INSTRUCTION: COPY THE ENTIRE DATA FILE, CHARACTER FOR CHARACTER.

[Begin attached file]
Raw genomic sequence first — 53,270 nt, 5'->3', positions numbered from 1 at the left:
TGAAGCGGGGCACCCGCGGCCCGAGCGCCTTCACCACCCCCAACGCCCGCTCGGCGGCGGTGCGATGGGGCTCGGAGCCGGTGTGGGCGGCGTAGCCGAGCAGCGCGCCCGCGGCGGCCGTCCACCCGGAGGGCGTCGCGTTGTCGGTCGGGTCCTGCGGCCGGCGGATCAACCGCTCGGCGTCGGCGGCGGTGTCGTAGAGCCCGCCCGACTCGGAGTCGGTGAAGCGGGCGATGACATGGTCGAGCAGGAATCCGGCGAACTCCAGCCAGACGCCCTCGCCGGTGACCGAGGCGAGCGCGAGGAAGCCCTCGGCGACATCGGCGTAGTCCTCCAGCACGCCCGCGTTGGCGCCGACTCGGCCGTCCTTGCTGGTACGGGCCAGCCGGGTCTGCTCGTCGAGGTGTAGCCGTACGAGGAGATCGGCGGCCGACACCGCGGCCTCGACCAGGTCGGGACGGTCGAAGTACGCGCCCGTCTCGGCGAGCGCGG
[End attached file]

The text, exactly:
Raw genomic sequence first — 53,270 nt, 5'->3', positions numbered from 1 at the left:
TGAAGCGGGGCACCCGCGGCCCGAGCGCCTTCACCACCCCCAACGCCCGCTCGGCGGCGGTGCGATGGGGCTCGGAGCCGGTGTGGGCGGCGTAGCCGAGCAGCGCGCCCGCGGCGGCCGTCCACCCGGAGGGCGTCGCGTTGTCGGTCGGGTCCTGCGGCCGGCGGATCAACCGCTCGGCGTCGGCGGCGGTGTCGTAGAGCCCGCCCGACTCGGAGTCGGTGAAGCGGGCGATGACATGGTCGAGCAGGAATCCGGCGAACTCCAGCCAGACGCCCTCGCCGGTGACCGAGGCGAGCGCGAGGAAGCCCTCGGCGACATCGGCGTAGTCCTCCAGCACGCCCGCGTTGGCGCCGACTCGGCCGTCCTTGCTGGTACGGGCCAGCCGGGTCTGCTCGTCGAGGTGTAGCCGTACGAGGAGATCGGCGGCCGACACCGCGGCCTCGACCAGGTCGGGACGGTCGAAGTACGCGCCCGTCTCGGCGAGCGCGG